BOSTON — As Boston Celtics coach Doc Rivers walked down the hallway away from the press room, he spied Chicago Bulls coach Vinny Del Negro approaching.
Their eyes met. They stopped. And hugged.
It was the kind of hug two heavyweights would give at the end of a 12-round bout after a split decision.
"That was something, huh?" said Rivers.
"It was incredible," Del Negro responded.
This one felt like a Game 7, with the Celtics winning in overtime, 106-104. It had everything we've seen the last week or so — a fourth quarter comeback, missed free throws at the end, Ben Gordon in unstoppable mode, Rajon Rondo in (almost) triple-double mode and Paul Pierce in Paul Pierce mode.
The only problem is we're not done. And according to the script, we're not even close.
The Celtics took the lead in the series and fly to Chicago later today ahead, 3-2.
Last night marked the third overtime game of the series, an NBA record. A Gordon 3-pointer at the end of Game 2, that just missed going in, and we would have had a fourth game that went into overtime.
Crazy, apparently, was the operative word.
"It's crazy," said Bulls center Brad Miller. "I've never played in anything like this."
"It's crazy," said Rondo, "especially playing the amount of minutes that we're playing as starters ... I think I played 55 minutes last game and I played 50 (last night)."
The Bulls, which entered the playoffs with a disappointing record of 41-41, have shocked the basketball world much the same way the Atlanta Hawks did a year ago, when they entered the playoffs at 37-45 and eventually forced the top-seeded Celtics to a seventh game.
But I'm going to be my typical provincial self and focus on the home team.
My head says the Celtics don't have what it takes to win a championship. Five games into their first playoff series, they've expended a tremendous amount of energy.
But maybe we are selling these Celtics, even sans Kevin Garnett, short.
Maybe, like the Hawks, the young and talented Bulls needed a do-or-die series to bring out their best.
Maybe, we are underestimating how good Rondo is.
While Pierce made the big shots, particularly at the end of regulation (his turnaround jumper tied the score at 93-93 with 10.5 seconds remaining) and overtime (he was 3-for-3 on three more fall-away jumpers), Rondo was the difference.
He not only played every minute in the second half and overtime, but he was the catalyst when Celtics trailed 81-71 with 8:08 remaining in regulation.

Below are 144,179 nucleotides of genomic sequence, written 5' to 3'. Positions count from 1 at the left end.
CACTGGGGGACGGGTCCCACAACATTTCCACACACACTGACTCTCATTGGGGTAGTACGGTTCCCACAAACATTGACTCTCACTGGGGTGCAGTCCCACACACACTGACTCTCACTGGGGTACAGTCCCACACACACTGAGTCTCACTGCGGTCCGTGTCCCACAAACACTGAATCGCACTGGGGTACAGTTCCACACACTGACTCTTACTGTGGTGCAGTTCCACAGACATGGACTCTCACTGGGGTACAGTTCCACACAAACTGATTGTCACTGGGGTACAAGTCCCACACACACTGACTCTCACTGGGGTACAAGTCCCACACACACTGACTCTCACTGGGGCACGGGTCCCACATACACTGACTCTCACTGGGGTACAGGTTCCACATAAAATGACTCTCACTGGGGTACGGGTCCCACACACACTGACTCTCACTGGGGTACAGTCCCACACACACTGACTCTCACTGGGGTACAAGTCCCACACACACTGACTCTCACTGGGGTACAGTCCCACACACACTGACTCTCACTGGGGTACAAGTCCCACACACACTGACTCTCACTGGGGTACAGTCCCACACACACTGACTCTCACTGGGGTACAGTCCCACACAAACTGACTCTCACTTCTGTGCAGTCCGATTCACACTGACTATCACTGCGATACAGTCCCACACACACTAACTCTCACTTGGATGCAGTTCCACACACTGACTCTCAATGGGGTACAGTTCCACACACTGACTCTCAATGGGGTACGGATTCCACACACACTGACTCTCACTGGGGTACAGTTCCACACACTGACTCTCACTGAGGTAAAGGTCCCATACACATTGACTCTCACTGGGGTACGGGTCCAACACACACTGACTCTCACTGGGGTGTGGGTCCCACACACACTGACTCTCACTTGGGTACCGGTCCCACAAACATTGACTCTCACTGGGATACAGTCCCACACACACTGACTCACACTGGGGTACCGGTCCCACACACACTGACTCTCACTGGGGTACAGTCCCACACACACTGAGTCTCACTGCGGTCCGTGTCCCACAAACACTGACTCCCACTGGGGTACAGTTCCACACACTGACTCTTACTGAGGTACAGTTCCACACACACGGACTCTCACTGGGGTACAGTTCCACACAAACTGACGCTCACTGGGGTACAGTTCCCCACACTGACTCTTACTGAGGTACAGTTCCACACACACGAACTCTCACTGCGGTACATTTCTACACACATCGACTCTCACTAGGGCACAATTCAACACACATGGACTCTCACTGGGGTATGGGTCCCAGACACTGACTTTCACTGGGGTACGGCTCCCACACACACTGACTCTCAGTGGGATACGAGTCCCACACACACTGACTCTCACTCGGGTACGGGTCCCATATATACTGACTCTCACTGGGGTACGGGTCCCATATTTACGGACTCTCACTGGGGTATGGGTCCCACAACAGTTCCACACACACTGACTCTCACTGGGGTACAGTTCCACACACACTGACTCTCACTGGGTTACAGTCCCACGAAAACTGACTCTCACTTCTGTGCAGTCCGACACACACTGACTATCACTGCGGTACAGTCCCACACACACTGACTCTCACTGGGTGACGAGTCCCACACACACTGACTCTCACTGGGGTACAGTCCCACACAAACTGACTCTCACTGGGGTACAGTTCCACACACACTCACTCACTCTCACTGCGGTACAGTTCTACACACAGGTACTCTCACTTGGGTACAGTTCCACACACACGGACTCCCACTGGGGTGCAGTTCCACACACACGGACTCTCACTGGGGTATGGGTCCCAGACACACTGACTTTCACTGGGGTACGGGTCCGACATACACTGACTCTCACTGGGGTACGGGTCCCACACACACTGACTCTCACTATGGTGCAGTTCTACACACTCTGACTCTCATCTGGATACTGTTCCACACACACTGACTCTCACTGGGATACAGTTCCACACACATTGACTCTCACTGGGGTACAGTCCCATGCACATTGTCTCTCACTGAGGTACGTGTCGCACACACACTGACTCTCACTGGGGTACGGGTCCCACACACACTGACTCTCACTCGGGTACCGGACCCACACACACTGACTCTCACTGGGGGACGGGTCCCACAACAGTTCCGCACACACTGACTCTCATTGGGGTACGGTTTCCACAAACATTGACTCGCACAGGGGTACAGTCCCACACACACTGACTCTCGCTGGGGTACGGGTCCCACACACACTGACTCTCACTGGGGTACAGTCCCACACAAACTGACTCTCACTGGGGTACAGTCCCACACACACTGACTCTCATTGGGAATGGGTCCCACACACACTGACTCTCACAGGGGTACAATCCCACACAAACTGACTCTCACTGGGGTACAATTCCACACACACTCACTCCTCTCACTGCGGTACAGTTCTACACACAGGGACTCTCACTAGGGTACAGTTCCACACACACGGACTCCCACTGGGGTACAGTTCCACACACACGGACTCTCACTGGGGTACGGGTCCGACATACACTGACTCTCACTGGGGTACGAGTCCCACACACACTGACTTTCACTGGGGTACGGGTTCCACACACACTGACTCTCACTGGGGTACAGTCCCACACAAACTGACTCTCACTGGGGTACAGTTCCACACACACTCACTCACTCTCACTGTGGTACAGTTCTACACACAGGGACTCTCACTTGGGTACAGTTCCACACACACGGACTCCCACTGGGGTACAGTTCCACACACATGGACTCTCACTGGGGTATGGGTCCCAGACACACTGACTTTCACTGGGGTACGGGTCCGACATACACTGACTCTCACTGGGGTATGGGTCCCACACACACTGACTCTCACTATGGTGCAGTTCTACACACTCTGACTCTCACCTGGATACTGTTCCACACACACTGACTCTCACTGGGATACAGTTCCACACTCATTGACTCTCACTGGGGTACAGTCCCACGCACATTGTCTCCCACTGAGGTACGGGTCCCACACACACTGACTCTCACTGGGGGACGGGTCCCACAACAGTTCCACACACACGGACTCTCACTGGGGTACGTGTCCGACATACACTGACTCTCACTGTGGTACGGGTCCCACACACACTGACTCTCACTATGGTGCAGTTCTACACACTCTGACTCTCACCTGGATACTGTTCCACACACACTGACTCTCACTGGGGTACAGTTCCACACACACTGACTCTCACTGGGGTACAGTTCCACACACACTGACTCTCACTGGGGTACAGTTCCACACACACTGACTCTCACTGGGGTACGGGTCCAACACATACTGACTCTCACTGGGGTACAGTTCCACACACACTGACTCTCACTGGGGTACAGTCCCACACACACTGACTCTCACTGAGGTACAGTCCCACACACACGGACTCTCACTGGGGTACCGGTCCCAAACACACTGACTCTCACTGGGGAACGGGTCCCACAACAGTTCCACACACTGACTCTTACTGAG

Rondo not only scored eight points before the extra frame, but he had three assists and a steal.
In overtime, it was four points and another assist.
Rondo's best play, though, according to Rivers, was with two seconds to go in overtime.
The Bulls trailing by two and trying to get the ball in to Gordon, of course, couldn't as Rondo and Kendrick Perkins both covered him. That left Miller alone, who got the ball near the three-point line and appeared to have an open layup for the tie.
But as Miller was about to lay the ball in he was KO'd, literally. The 290-pound Bulls center was sent to the deck by the Celtics lightweight, Rondo.
After a timeout, Miller got some medical attention, appearing to caress a welt over his right eye. Miller went to the foul line, with a chance to force a second overtime.
He didn't even come close to making the first one, with the ball hitting the front rim and bouncing back. Trying to miss the second on purpose, Miller never hit the rim, giving the Celtics the win.
Depending on which coach you talked to, there were two views of Rondo's foul.
"It was a great foul by Rondo," said Rivers. "You always talk about playoff basketball — no layups. Rondo did it on the very last play and it won the game for us."
Del Negro saw it the other way.
"You have to go for the basketball and Rondo didn't come near it," he said. "I thought it was a flagrant (foul), and I thought it was a physical call. I agree that it is a playoff foul, but you still have to call it."
Rondo finished with a game-high 28 points, a game-high 11 assists and eight rebounds.
Those are not the numbers of a good point guard. They are the numbers of a great one. And since these playoffs have started, he has been there every game, win or lose.
Considering that Ray Allen fouled out with 5:27 remaining in regulation and Garnett's only contribution was as a cheerleader, it couldn't have come at a better time.
"I'm just concentrating better," said Rondo. "I'm all about basketball. I'm not watching the news. I'm not doing anything else but focusing on basketball."
Could the Celtics beat Chicago, Orlando, Cleveland and then, God forbid, the Los Angeles Lakers?
It sounds crazy.
But maybe it isn't. Maybe Rondo has changed everything. Maybe the Celtics middleweight — Rondo is listed at 178 pounds — gives the Celtics a puncher's chance.
If you don't believe me, ask Brad Miller.
E-mail Bill Burt at firstname.lastname@example.org.